Help baby sleep by separating night from day

Has bubba been snoozing all day and “partying” all night? It’s time to reset his body clock.

Remember the day you brought your newborn home? He looked so tiny and precious in his swaddle that you didn’t want to put him down for a second.

You kept kissing his smooth, chubby cheeks and inhaling that uniquely sweet baby smell that till this day you can’t find the right words to describe.

Ahh…aren’t babies the best? Even more so when they have that angelic look on their faces when they are fast sleep.

There’s only one problem ― as a parent, you would know by now that babies don’t sleep! Well, they don’t sleep when you want them to at least.

Which brings us to our next point ― why is that infants sleep all day so that they are ready to play all night?

This mix-up in your mini-me’s body clock has everything to do with the time he spent in mummy’s womb. Your baby may be in the real world now, but he did spend almost 10 months in a dark place blissfully unaware of what day, time or month it was out in the real world. He didn’t have to wake up for meals, to have his diaper changed or take a bath. He ate, slept, pooped and played in the dark, according to his own timetable.

Now that he’s outside, you can’t blame your cutie for being confused as to how he should spend his day. The good news is that most babies figure out their body clock by 10 weeks. They realise that they are supposed to set aside the bulk of their sleep at night ― a stretch of three to four hours.

Thanks to sleep regression and growth spurts, junior’s sleep can get interrupted and it may never go back to normal. So as to make sure that you’re instilling good sleep habits in him, the first step is to teach him how to distinguish between day and night.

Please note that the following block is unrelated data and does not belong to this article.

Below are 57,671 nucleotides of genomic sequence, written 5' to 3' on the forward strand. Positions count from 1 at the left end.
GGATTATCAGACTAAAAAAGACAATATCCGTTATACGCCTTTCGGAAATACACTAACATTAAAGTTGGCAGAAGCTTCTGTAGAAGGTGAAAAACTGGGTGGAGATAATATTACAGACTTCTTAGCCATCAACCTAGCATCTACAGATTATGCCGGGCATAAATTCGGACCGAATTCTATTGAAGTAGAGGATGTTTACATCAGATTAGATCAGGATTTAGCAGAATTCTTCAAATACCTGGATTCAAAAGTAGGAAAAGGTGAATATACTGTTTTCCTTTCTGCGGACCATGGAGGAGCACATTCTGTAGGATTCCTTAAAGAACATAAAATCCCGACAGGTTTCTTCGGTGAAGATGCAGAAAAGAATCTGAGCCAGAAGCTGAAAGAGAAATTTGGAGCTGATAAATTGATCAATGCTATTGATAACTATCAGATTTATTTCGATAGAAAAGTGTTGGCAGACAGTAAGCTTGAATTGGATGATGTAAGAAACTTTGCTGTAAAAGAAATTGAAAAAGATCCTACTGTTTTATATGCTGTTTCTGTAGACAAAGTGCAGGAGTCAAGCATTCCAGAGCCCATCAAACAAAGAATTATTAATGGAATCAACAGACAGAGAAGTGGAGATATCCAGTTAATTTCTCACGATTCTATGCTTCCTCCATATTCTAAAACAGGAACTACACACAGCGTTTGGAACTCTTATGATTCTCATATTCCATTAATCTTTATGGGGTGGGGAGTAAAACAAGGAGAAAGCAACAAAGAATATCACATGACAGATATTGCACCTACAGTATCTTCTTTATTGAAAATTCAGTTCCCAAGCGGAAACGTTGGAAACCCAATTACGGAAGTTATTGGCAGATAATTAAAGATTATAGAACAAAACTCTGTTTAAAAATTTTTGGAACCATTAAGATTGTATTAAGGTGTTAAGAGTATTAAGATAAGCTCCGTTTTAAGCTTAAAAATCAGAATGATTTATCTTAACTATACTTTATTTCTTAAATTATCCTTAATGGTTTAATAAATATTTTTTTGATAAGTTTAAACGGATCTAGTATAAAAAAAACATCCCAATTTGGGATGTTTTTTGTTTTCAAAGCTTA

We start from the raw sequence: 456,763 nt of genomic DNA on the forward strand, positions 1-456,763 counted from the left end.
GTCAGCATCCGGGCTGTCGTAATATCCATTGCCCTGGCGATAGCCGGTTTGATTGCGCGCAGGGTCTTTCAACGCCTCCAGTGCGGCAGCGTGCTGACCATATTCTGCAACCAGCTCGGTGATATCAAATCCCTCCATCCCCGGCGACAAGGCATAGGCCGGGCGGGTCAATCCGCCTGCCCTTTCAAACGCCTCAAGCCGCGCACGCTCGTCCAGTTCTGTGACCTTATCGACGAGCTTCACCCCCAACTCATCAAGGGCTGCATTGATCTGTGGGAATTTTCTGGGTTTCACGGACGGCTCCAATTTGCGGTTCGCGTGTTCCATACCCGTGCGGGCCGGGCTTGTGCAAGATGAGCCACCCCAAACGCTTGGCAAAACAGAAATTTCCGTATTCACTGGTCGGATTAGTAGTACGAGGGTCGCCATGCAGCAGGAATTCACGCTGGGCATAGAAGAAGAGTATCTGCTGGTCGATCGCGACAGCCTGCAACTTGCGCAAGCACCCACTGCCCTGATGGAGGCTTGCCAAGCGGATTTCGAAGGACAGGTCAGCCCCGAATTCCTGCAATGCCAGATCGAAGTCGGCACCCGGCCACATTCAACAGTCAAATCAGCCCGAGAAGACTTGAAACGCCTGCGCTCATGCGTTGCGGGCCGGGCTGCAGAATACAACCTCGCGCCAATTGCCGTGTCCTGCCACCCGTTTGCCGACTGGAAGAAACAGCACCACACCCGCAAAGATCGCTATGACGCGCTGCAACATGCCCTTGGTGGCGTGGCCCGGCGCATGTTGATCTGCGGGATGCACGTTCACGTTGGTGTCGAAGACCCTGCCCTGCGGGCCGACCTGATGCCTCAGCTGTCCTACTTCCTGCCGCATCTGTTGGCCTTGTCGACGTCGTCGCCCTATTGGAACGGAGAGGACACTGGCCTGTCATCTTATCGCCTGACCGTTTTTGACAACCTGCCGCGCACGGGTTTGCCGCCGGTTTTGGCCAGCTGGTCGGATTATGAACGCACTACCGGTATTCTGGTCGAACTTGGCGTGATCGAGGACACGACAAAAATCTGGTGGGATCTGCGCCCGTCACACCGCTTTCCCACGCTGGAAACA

Follow these four strategies to steer your sweetie towards a sleep pattern that promises you both some quality downtime.

When bub is awake take him out for a walk and expose her to sunlight and fresh air. Sunshine, or any kind of light, helps set your internal body clock.

1. Have a different routine for naps and before bedtime

Babies thrive on routines as it gives them a sense of security and helps them anticipate what’s next.

While it will take months before bub can follow a bedtime routine, it doesn’t hurt to start from day one. However, since he doesn’t know if he’s going down for a short day-time nap or a long one in the evening, keep each routine different.

Lisa Ang, 35, mum to Karl, 13 months, said she kept her baby’s nap routine much shorter than the bedtime routine.

“Since we were on an eat, play, sleep schedule during the day, nap routines would typically start after some playtime. Then I will take him to a dark room, swaddle and bounce him to sleep,” Ang explains. “For bedtime, we started off with a warm bath, putting on pyjamas, reading a book followed by a milk feed and then bed.”

Three more ways to raise a super-sleeper, coming right up!